Why the UK should put Brexit on hold
Few people could have honestly believed at the beginning of last year that by the end of it the many pieces of the Brexit jigsaw would still not be joined together to make some sort of a picture, not even a worryingly fuzzy one.
The situation is more muddled than ever, with little to no chance that when MPs convene in mid-January they will support the agreement reached by the government with the European Union.
If this is the case, what happens next? Leaving without a deal? Extending Article 50 and thereby officially postponing Brexit? A new referendum? A general election? If complete chaos is to be avoided, at least one of these responses will need to be in place before the March 29 deadline for the UK’s departure from the EU.
Much of the debate revolves around the pros and cons for the UK of staying in or leaving the EU, but missing from this discourse has been the question of how the absence of the UK will affect the EU. Britain was not a founding state, was slow to join, and has always had reservations about the European project and the pace at which it has headed toward an “ever-closer union.”
Yet with Britain’s democratic traditions, its measured approach to international affairs and its strong economy, its presence at the heart of the EU has always had a positive effect. Such influence becomes even more essential at a time when the winds of extremist politics are blowing.
It is not too late for the Brexit debate in the UK, and within Europe, to go back to the foundational precept of the EU, and why it so essential to fortify it.
A continent that was the cradle of nationalism, including its vilest forms, has been attempting to develop a mixed model of governance in which diverse nation states move steadily toward some sort of federal system, with a European identity in harmony with the national identities of its few dozen member states. These ideas have now been stretched near to breaking point in several parts of the EU and the question of future relations with the UK is as much about the future and essence of the European Union as it is about Brexit. Without the four freedoms of movement — for goods, services, capital and people — the EU cannot be what it set out to be.
From the outset, the debate about Brexit has been misconstrued by those who supported it and those who opposed it. Both concentrated mainly on the practicalities of leaving, which devalues the crux of the matter — the role of the EU as an idea, as a vision, of maintaining peace through enhancing its population’s human security and well-being.
From its very humble beginnings in the 1950s, the EU has evolved into a mega-experiment in international relations, with the goal of achieving collective security through economic prosperity and the removal of psychological barriers as much as physical ones. The European project has shifted the energy of peoples and nations away from devastating military conflicts toward constructive, peaceful economic competition and cooperation.
This exercise in international social engineering, which (still) includes 28 countries and comprises more than half a billion people, has had tremendous success in averting conflict and bringing prosperity to every member country, in almost every region. It has created employment, educational and cultural opportunities for millions, from all segments of society, young and old, that had never before been available.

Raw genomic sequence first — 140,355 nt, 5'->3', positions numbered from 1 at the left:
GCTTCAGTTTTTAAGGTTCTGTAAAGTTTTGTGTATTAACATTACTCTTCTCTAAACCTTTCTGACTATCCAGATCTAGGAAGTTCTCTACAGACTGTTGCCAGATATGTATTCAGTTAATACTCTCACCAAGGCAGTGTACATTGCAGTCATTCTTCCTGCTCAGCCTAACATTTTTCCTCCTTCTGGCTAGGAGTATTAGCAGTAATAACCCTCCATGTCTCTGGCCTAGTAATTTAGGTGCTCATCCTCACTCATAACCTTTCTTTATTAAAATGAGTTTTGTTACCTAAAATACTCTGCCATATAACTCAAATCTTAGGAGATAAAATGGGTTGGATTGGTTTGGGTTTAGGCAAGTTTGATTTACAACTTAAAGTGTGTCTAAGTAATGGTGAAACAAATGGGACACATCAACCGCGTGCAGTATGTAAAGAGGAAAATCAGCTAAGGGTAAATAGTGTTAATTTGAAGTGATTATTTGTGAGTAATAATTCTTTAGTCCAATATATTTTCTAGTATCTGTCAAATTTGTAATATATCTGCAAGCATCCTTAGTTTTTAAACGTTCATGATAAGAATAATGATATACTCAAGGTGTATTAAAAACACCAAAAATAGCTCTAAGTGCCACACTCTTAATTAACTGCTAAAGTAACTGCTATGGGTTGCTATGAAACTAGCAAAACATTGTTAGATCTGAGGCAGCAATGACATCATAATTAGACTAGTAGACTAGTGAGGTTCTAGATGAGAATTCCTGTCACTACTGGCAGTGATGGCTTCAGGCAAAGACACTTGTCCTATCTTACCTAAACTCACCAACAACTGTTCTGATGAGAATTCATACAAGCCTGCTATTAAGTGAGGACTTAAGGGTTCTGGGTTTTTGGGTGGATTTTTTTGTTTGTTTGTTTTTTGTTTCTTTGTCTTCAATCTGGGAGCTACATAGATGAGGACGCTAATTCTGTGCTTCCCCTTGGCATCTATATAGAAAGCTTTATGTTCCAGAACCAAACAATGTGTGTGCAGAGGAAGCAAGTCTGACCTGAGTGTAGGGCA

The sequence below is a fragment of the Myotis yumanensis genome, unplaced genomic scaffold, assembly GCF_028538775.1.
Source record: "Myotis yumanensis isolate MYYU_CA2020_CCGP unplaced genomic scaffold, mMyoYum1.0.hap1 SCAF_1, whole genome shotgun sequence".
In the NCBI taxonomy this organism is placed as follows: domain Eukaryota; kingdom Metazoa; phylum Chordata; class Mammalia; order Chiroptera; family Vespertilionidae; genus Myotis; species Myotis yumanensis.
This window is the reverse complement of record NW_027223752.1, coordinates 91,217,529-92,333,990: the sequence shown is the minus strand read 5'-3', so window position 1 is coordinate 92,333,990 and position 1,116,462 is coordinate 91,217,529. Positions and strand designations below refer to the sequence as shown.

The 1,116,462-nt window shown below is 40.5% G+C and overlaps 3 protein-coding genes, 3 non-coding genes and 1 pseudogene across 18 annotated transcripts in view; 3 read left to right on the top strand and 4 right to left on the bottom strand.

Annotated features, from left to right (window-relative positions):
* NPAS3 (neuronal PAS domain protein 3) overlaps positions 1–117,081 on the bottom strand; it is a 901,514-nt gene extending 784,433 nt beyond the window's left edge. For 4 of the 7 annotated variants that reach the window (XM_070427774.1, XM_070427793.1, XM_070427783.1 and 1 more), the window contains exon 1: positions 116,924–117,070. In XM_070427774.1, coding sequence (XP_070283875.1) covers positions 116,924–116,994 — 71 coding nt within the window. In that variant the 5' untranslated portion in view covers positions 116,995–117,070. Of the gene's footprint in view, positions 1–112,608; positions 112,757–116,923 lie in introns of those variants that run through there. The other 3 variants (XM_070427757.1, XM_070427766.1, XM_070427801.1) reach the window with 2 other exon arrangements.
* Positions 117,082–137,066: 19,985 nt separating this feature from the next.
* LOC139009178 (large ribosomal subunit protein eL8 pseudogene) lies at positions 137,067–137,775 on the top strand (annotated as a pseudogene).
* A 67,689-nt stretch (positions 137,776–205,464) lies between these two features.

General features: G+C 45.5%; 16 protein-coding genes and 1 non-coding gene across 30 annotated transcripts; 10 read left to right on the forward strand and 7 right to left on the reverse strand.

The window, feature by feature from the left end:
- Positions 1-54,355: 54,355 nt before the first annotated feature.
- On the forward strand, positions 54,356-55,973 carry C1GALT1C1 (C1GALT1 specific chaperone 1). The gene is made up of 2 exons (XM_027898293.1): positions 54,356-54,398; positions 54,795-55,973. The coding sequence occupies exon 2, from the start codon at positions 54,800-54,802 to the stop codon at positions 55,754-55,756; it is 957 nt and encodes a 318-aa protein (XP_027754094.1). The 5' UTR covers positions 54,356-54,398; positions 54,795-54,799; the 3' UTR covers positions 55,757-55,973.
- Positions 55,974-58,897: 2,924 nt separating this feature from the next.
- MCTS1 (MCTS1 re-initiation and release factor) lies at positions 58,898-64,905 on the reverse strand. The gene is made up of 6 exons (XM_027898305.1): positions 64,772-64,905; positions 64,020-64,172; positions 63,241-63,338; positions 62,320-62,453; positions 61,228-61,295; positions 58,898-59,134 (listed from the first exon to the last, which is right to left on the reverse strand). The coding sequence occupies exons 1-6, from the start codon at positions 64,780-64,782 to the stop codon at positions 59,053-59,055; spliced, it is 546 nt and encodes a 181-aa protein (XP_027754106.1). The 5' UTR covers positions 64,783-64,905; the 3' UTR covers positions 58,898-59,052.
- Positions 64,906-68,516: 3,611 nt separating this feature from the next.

However, this also turned out to be threatening for those who either did not experience the direct benefits of being part of the EU, or who saw their social and economic landscapes change at a pace they found too fast to be comfortable.
For example, in England and Wales, the most widely spoken language after English is now Polish, the speakers of which account for 1 percent of the 56.1 million residents of those two countries, which is similar to the number of those who speak Welsh. Add to this other widely spoken languages — such as Urdu, the many Indian languages and Bengali, as well as more than 140,000 Chinese speakers — and the result is that some communities have begun to feel uneasy about their country losing its national and local identities. This situation has been exacerbated by unscrupulous and opportunist politicians who are exploiting these fears to advance their own careers.
This is not to say that the EU as an institution does not carry some of the responsibility for the scepticism about its role and future development. It is too remote from those who are the subjects of its decisions, and who deserve more careful consideration. To lead the way and present a vision, the EU must progress at a pace whereby a critical mass of support within all its member states can be allowed to evolve.
It is not too late for the Brexit debate in the UK, and within Europe, to go back to the foundational precept of the EU, and why it so essential to fortify it. For all of the EU’s faults, no Brexit plan has proved to be either attractive or workable. Thus far we have witnessed a shallow, and in many cases dishonest, debate surrounding Brexit and this has not been confined to just one political party.
Both leavers and remainers could benefit from at least extending Article 50 for a further period of time. This might provide an opportunity to take a long, hard look at what Europe means to the UK, and vice versa, given the complex realities of the world in which we live.
Such a reasonable development of the debate might make remaining part of the European journey a more palatable proposition, even for those who initially supported Brexit.
• Yossi Mekelberg is professor of international relations at Regent’s University London, where he is head of the International Relations and Social Sciences Program. He is also an associate fellow of the MENA Program at Chatham House. He is a regular contributor to the international written and electronic media.